President Joe Biden is reportedly preparing to formally recognize the early 20th century massacres of Armenians as genocide, a designation he pledged to make during his campaign but one that could further strain the U.S. alliance with Turkey.
Biden is expected to make the announcement on Saturday, which is Armenian Genocide Remembrance Day, according to The Wall Street Journal and New York Times, citing U.S. officials. Both newspapers noted that the president could still reverse course.
The Armenian Genocide of 1915-1923, as it’s recognized by 29 countries, saw the systematic mass murder and deportation of an estimated 1.5 million Armenians by the Ottoman Empire from modern-day Turkey. Those atrocities are widely viewed as a genocide among most scholars and historians. Turkey denies it constituted genocide, claiming it was a response to an Armenian uprising.
In his remembrance day statement last year, Biden said that “silence is complicity” and vowed to “recognize the Armenian Genocide and make universal human rights a top priority for his administration so that such a tragedy can never again occur.”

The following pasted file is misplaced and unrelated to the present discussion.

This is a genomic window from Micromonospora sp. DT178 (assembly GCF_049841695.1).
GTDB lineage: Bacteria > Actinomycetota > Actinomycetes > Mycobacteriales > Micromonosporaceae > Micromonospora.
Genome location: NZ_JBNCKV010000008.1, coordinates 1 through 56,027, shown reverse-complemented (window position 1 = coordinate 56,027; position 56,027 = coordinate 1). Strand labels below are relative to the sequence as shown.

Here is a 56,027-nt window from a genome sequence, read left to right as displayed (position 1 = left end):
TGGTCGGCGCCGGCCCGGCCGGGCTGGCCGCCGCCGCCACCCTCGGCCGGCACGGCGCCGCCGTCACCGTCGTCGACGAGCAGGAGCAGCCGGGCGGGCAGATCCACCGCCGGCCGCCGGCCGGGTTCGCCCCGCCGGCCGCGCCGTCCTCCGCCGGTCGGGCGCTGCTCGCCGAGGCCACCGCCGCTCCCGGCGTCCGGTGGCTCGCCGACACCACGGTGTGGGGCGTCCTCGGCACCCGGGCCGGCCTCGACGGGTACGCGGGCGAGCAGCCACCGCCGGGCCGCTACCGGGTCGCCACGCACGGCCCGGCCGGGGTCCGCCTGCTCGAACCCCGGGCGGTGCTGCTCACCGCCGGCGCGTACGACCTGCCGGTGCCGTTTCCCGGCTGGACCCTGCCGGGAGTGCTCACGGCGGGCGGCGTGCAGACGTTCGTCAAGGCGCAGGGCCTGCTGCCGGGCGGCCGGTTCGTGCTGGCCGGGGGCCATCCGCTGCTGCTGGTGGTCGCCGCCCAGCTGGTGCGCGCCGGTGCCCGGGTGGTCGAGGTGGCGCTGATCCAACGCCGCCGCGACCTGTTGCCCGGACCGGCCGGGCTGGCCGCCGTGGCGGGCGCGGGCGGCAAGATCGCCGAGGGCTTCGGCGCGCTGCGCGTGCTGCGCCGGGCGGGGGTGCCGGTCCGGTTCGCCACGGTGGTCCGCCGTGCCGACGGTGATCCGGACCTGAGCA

Biden has faced widespread calls to adopt the terminology that past presidents have sidestepped. Should he move forward with the announcement, it would make him the first U.S. president to formally do so. Previously, presidents have avoided that language, though Ronald Reagan had made a passing reference to it during a 1981 statement about the Holocaust.
A bipartisan group of more than 100 House lawmakers led by Rep. Adam Schiff (D-Calif.) signed a letter to Biden on Wednesday pressuring him to clearly and directly recognize the Armenian Genocide in his remembrance day statement.
“The shameful silence of the United States Government on the historic fact of the Armenian Genocide has gone on for too long, and it must end. We urge you to follow through on your commitments and speak the truth,” the letter said.
White House press secretary Jen Psaki did not comment on the issue Wednesday but said the president would have more to say on the subject on Saturday.
Strained ties between Turkey and the U.S., both members of the North Atlantic Treaty Organization, deteriorated further in December, when the Trump administration imposed sanctions against Ankara over its acquisition of a Russian missile defense system. The move added to tensions already inflamed by human rights issues and regional conflicts overseen by President Recep Tayyip Erdogan, with whom then-U.S. President Donald Trump shared a close relationship.
Biden’s decision Saturday will serve as an early indicator of his administration’s approach to Erdogan, whom he has previously described as an “autocrat.”
Turkish Foreign Minister Mevlut Cavusoglu told a Turkish broadcaster this week that a genocide declaration from Biden would further “harm ties.”
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